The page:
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Title: Central and peripheral auditory changes and cognitive decline in ageing
Author: Littlejohn, Jenna
ISNI:       0000 0004 7431 1303
Awarding Body: University of Sheffield
Current Institution: University of Sheffield
Date of Award: 2018
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Hearing loss (HL) is a common disorder of the elderly, and is associated with communication difficulties and social isolation. Most recently, HL has been inconsistently linked to cognitive decline and it has been postulated that HL may be an independent risk factor for dementia. The aim of this thesis is to determine whether HL is associated with cognitive decline during normal and/or pathological ageing by specifically investigating contributions from peripheral HL, central auditory processing and the psychosocial pathway. Results show that central auditory processing was linked with cognition during normal and pathological ageing, but there was no independent association with peripheral hearing levels or psychosocial factors. The prevalence of HL was not significantly higher in the patient sample compared with matched controls, nor did HL influence the cognitive profiles in normal ageing or neurodegeneration. There was, however, a statistically significant interaction between HL and decline in executive function only in participants with HL who were high performers at baseline, thereby suggesting that peripheral HL is not an independent risk factor for cognitive decline. Higher scores on central auditory processing were associated with better performance on a test of visual long term memory, after controlling for the effects of peripheral HL, and could predict decline in cognitive performance over time on the Short Cognitive Evaluation battery. In keeping with this, the severity of pathological cognitive impairment was closely related to central auditory processing performance, and patients with mild cognitive impairment recruited the right hemisphere for linguistic processing, which was corroborated with findings of increased grey matter in the right auditory association areas. In summary, it was concluded that the inconsistent findings in the literature may be due to differing influence of HL on normal and pathological cognitive ageing. Peripheral and central hearing changes may be a marker of impending neuronal decline or vulnerability to dementia in people with pathological cognitive impairment, but during healthy ageing, HL does not influence cognitive performance or increase the risk of developing dementia.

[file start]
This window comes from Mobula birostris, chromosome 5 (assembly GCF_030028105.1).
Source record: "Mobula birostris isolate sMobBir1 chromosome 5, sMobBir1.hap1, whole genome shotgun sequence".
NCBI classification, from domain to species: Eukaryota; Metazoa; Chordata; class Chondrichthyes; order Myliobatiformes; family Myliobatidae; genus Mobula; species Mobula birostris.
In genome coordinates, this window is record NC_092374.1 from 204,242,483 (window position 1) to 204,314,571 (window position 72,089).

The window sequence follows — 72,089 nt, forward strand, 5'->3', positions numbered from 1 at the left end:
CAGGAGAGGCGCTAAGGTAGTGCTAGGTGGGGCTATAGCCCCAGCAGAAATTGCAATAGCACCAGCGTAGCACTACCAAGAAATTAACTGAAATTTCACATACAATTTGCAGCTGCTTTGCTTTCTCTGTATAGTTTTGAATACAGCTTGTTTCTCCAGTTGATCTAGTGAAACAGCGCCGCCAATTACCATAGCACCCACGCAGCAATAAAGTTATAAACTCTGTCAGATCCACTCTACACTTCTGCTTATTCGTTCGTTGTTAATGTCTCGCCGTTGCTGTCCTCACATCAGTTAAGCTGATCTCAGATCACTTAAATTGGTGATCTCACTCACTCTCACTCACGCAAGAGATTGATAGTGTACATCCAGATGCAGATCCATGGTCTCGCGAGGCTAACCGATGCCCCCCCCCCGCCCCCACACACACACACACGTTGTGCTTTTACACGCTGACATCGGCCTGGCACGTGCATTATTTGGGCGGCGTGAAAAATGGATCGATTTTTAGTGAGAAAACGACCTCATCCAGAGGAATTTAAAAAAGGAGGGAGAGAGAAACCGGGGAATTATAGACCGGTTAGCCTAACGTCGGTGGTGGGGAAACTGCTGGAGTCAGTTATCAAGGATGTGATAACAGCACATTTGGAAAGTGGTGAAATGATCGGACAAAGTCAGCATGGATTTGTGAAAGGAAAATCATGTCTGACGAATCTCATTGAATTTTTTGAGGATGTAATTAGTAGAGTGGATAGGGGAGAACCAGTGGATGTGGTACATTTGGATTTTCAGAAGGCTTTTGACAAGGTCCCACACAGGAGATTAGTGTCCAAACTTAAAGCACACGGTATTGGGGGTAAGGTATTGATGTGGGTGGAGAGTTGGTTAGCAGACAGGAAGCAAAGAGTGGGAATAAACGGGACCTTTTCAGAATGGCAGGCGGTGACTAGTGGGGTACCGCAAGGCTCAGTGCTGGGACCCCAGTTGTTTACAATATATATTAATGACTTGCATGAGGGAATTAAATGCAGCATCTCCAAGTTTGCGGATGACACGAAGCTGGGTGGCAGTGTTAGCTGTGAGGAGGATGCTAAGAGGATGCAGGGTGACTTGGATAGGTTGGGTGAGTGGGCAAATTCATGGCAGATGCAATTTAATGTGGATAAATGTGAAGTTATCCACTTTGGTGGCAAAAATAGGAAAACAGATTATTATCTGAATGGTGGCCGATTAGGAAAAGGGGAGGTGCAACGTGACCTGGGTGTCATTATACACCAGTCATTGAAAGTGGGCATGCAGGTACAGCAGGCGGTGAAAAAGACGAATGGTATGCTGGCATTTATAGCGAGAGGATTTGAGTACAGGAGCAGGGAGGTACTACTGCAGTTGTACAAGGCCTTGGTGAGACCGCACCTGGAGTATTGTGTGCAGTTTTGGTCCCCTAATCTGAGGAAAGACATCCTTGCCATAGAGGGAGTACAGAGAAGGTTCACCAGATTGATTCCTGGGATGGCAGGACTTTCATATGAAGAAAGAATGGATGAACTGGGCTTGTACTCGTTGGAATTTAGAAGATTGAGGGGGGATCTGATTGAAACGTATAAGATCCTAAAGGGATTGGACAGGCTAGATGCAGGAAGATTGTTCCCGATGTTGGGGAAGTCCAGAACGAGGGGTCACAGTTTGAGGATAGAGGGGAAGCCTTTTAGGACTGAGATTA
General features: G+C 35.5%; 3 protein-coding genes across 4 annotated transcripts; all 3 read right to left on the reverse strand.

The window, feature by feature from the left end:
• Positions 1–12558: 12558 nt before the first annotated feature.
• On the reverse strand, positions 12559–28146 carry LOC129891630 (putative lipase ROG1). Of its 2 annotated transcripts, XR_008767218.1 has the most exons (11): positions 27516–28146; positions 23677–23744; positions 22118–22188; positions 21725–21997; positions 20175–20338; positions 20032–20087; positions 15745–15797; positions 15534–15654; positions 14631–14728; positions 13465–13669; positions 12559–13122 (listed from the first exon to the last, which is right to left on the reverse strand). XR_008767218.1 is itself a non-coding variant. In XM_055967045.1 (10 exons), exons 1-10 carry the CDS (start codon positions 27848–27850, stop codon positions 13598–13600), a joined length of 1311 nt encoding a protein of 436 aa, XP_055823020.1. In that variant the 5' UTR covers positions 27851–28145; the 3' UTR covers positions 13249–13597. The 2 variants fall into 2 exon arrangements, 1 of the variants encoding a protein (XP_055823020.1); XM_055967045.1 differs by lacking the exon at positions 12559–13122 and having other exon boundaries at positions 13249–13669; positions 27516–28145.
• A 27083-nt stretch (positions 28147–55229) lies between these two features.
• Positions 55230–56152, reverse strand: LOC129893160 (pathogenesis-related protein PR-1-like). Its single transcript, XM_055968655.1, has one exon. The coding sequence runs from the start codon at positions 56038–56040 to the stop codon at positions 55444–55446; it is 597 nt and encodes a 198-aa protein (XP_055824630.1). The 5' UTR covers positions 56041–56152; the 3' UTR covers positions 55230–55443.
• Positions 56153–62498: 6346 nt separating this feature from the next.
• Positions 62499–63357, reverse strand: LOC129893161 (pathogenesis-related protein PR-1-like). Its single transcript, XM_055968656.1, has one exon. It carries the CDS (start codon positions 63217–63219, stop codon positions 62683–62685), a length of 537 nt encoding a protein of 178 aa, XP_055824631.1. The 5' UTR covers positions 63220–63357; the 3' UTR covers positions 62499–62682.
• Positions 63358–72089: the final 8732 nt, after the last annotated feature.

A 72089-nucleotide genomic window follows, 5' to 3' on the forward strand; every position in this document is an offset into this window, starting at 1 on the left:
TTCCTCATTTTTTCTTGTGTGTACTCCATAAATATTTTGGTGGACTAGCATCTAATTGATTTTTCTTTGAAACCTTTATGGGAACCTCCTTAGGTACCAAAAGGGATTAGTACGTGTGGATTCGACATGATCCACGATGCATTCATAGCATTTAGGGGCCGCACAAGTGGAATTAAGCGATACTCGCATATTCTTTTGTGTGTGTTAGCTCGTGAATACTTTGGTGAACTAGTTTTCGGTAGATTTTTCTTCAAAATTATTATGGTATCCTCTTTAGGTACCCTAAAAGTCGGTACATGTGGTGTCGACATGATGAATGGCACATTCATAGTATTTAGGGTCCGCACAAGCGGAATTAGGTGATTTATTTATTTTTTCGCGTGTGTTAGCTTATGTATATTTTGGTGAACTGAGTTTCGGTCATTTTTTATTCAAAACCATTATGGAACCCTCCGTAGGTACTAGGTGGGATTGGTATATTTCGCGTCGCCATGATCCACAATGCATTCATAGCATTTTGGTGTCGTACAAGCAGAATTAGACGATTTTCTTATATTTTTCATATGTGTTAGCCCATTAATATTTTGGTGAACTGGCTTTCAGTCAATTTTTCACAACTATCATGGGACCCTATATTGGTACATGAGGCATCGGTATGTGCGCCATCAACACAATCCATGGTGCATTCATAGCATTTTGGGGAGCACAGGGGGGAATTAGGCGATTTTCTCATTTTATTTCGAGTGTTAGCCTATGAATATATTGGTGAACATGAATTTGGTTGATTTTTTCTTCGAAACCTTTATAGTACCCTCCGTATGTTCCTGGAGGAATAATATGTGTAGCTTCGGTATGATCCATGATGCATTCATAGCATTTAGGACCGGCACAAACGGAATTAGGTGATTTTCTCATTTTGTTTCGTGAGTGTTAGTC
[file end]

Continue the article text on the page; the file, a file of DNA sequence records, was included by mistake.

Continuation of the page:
Supervisor: Venneri, Annalena ; Blackurn, Daniel Sponsor: Not available
Qualification Name: Thesis (Ph.D.) Qualification Level: Doctoral
EThOS ID:  DOI: Not available